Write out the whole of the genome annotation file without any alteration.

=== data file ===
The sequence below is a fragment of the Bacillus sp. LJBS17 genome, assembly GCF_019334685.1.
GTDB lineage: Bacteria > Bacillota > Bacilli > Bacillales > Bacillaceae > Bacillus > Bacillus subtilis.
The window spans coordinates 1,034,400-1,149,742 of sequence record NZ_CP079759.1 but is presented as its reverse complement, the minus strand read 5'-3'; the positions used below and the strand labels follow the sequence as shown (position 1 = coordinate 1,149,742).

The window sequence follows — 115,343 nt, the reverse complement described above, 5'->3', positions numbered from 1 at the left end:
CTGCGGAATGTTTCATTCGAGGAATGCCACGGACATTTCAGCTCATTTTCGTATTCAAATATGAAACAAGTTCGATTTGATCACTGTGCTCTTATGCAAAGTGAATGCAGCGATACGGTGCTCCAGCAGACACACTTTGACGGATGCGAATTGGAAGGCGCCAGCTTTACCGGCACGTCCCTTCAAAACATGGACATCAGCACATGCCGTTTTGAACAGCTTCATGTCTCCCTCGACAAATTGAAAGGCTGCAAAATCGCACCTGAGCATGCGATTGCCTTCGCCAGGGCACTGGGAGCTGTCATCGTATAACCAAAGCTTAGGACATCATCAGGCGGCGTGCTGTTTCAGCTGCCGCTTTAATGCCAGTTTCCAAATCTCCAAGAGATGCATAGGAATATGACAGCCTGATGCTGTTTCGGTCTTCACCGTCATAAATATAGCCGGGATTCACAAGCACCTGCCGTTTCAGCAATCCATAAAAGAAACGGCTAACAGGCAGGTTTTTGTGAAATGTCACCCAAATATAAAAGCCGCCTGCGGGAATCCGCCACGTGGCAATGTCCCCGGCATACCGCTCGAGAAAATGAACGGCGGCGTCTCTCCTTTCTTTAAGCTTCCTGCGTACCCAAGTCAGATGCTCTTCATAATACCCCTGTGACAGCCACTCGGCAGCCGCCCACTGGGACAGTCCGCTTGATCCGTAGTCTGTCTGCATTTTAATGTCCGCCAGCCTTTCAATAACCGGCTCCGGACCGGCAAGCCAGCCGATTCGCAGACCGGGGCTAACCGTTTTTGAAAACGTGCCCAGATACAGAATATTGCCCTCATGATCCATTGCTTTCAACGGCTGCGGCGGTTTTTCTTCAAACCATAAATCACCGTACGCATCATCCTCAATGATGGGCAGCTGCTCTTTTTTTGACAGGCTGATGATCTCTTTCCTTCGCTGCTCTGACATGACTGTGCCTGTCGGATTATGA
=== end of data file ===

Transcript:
The sequence below is a fragment of the Bacillus sp. LJBS17 genome, assembly GCF_019334685.1.
GTDB lineage: Bacteria > Bacillota > Bacilli > Bacillales > Bacillaceae > Bacillus > Bacillus subtilis.
The window spans coordinates 1,034,400-1,149,742 of sequence record NZ_CP079759.1 but is presented as its reverse complement, the minus strand read 5'-3'; the positions used below and the strand labels follow the sequence as shown (position 1 = coordinate 1,149,742).

The window sequence follows — 115,343 nt, the reverse complement described above, 5'->3', positions numbered from 1 at the left end:
CTGCGGAATGTTTCATTCGAGGAATGCCACGGACATTTCAGCTCATTTTCGTATTCAAATATGAAACAAGTTCGATTTGATCACTGTGCTCTTATGCAAAGTGAATGCAGCGATACGGTGCTCCAGCAGACACACTTTGACGGATGCGAATTGGAAGGCGCCAGCTTTACCGGCACGTCCCTTCAAAACATGGACATCAGCACATGCCGTTTTGAACAGCTTCATGTCTCCCTCGACAAATTGAAAGGCTGCAAAATCGCACCTGAGCATGCGATTGCCTTCGCCAGGGCACTGGGAGCTGTCATCGTATAACCAAAGCTTAGGACATCATCAGGCGGCGTGCTGTTTCAGCTGCCGCTTTAATGCCAGTTTCCAAATCTCCAAGAGATGCATAGGAATATGACAGCCTGATGCTGTTTCGGTCTTCACCGTCATAAATATAGCCGGGATTCACAAGCACCTGCCGTTTCAGCAATCCATAAAAGAAACGGCTAACAGGCAGGTTTTTGTGAAATGTCACCCAAATATAAAAGCCGCCTGCGGGAATCCGCCACGTGGCAATGTCCCCGGCATACCGCTCGAGAAAATGAACGGCGGCGTCTCTCCTTTCTTTAAGCTTCCTGCGTACCCAAGTCAGATGCTCTTCATAATACCCCTGTGACAGCCACTCGGCAGCCGCCCACTGGGACAGTCCGCTTGATCCGTAGTCTGTCTGCATTTTAATGTCCGCCAGCCTTTCAATAACCGGCTCCGGACCGGCAAGCCAGCCGATTCGCAGACCGGGGCTAACCGTTTTTGAAAACGTGCCCAGATACAGAATATTGCCCTCATGATCCATTGCTTTCAACGGCTGCGGCGGTTTTTCTTCAAACCATAAATCACCGTACGCATCATCCTCAATGATGGGCAGCTGCTCTTTTTTTGACAGGCTGATGATCTCTTTCCTTCGCTGCTCTGACATGACTGTGCCTGTCGGATTATGA